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  • Verint: 'Big Data' For A Small Price [View article]
    realitycheckjimmy your point is a fair one, historically Verint has been a call recording/workforce scheduling company in its enterprise business. However over the last couple of years and become more significant going forward, analyzing the mass amount of data that they have been recording from an increasing number of types of endpoints is becoming a larger and larger part of the business. 'Big data' is a buzzword, true, but when you think about Verint, it truly is a company that is capturing a massive amount of unstructured data from all different sources. Both Nice and Verint estimate that 40-50% of new business (non-maintenance) is now related to software being used to analyze all the data that they are capturing. The return for customers is a much more rapid and precise understanding of their customer base sentiment as opposed to some call center manager listening in on 500 random sampling of calls. Same goes for email, text, social etc. I have seen this software in action at a wireless phone company trying to understand a spike in churn and the NYPD trying to create alerts from its video surveillance system based on color of a clothing (there was a 60 Minutes on this about 6 months ago). Its early days, but if this trend was obvious to everyone, we would not have this opportunity to buy this stock at 10x earnings.
    Sep 14, 2012. 10:22 AM | 4 Likes Like |Link to Comment
  • Verint: 'Big Data' For A Small Price [View article]
    Sydneyrollock - thanks for the questions - here is my view:
    1. Competitive advantage - 10k customers that VRNT does recoding for globally - their analytics work better on their recording/capture systems and they are already selling to those customers.
    2. The comps above are all in different verticals and the smaller companies do not have recording businesses which is growing in low single digits. The recording business is good and bad, its good in that it is very stable, generates lots of FCF and gives VRNT an easy-in to sell analytics to, the negative is that it drags down the growth rate. The best comp is NICE and they are growing about the same rate.
    3. The debt that you are looking at probably includes the CMVT convert which is already in my share count and not treated as debt. The net debt at the end of 2q was $410m.
    Sep 13, 2012. 03:28 PM | Likes Like |Link to Comment
  • Verint: 'Big Data' For A Small Price [View article]
    Rcsam -you make some great points. A few things: 1. as for the deal the current price is not relevant, CMVT shareholders will get the same number of shares of VRNT stock regardless of price and they get a pre-negotiated premium (see deal announcement 8/13) representing a portion of the value of the foregone PIK interest that they would have been entitled to had they not been bought out early. That number is all set. 2. On the video side you are correct in the most recent quarter it was down, its important to point out that since it is large-deal centric, it is lumpy. The business grew last year and in 2010, and was down a bit in 2011. I expect some growth in 2012 as well. Of the 3 business, video will be the slowest growth and the lumpiest, but nonetheless it has been growing and should continue to grow. 3. Non-GAAP EPS is up slightly this year, as the company has been reinvesting over the past 2 years (hired over 400 people) following the restatement period. After 2012, margins should begin to expand again, some financial de-levering and as a result EPS should grow faster than revenue. 4. On the float side, its less about the free float and more about trading volume, which has been in the 100-150k range quite a low number for many institutions.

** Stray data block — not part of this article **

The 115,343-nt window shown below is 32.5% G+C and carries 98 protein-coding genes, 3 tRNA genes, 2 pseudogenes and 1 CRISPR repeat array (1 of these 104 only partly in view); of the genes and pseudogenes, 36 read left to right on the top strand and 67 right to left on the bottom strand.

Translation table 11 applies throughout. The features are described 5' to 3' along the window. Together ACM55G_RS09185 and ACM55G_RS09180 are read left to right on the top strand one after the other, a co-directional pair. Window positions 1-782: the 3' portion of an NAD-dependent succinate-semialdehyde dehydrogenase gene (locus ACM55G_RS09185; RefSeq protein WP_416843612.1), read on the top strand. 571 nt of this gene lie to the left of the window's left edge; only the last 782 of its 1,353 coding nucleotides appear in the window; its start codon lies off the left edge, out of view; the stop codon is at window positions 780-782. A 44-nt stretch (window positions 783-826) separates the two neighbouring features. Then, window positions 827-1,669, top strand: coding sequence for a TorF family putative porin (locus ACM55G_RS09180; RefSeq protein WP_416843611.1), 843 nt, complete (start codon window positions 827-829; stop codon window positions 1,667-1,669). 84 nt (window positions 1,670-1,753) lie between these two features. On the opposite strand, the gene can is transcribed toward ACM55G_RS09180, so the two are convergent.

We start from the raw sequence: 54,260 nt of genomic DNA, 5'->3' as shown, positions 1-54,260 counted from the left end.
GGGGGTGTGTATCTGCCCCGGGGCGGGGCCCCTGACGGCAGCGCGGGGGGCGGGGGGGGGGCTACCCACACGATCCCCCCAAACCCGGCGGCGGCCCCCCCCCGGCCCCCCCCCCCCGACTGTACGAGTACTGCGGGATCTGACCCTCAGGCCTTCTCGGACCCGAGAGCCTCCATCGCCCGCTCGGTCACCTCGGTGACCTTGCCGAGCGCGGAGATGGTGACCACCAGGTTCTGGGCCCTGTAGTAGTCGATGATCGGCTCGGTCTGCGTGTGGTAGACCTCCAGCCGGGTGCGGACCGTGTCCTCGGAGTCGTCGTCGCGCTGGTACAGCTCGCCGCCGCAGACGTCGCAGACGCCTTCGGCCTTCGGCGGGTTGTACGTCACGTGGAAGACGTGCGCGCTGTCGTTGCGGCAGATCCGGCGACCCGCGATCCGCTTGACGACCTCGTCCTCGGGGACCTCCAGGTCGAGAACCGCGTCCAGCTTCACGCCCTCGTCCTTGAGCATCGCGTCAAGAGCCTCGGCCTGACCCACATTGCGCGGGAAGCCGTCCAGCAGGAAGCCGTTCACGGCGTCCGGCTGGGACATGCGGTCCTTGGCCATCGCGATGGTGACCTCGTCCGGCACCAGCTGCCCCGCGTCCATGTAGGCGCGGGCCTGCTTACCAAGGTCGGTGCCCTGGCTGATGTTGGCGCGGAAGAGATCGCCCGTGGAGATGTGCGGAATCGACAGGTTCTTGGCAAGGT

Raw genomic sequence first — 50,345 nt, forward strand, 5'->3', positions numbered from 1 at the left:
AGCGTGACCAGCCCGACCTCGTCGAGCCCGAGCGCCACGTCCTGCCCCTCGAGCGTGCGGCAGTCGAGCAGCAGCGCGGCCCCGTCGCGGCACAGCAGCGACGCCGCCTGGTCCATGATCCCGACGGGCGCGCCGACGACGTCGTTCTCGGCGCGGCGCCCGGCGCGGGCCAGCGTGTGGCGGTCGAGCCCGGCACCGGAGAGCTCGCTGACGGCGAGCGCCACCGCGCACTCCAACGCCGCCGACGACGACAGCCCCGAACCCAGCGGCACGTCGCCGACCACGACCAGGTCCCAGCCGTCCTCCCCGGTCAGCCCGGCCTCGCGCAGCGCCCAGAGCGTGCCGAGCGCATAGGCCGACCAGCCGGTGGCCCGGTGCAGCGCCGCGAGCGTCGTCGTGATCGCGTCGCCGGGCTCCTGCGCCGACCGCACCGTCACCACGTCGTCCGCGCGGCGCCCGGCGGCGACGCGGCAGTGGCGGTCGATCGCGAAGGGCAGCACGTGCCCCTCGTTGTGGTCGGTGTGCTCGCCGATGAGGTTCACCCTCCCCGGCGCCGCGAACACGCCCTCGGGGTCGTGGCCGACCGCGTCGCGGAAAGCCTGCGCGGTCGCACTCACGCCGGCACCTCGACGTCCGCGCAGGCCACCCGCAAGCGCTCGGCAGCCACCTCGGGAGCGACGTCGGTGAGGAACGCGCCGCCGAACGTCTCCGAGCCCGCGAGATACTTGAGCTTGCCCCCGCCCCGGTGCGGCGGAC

Sep 13, 2012. 10:52 AM | Likes Like |Link to Comment
  • Verint: 'Big Data' For A Small Price [View article]
    Charles, thanks for your comments. If you look at last years revenue of $782M the company adds-back $14M of revenue that could not be recognized due to acquisition accounting, ie deferred revenue of acquired companies that would normally flow into revenue, under GAAP the revenue has to be excluded, but most software companies add it back to revenue as it is a truer measure of run-rate revenue ($796M). My comment of $900m+ in revenue relates to 2013 and that is based on high single digit growth off of $860m in forecasted revenue this year.
    As for net income, I am using a $124M number for Calendar 2011. The number differs from the GAAP number as I am excluding amortization of intangibles, loss on debt extinguishment, preferred dividends (more on that below), some professional fees due to historical restatement and stock comp. While i generally don't like to exclude things, this number more closely resembles cash flow.
    On the preferred, i am including the shares in the stock count (~50m).
    On the competitive front, on the enterprise side Verint has a dominant position along with Nice. The larger players like Cisco are in the infrastructure market, but not in the software market. Other surveillance side, Verint dominates call surveillance; video is more fragmented. The larger players like Microsoft and IBM generally serve as prime contractors / integrators and use the Verint software as part of their larger solutions.
    Sep 13, 2012. 08:28 AM | 3 Likes Like |Link to Comment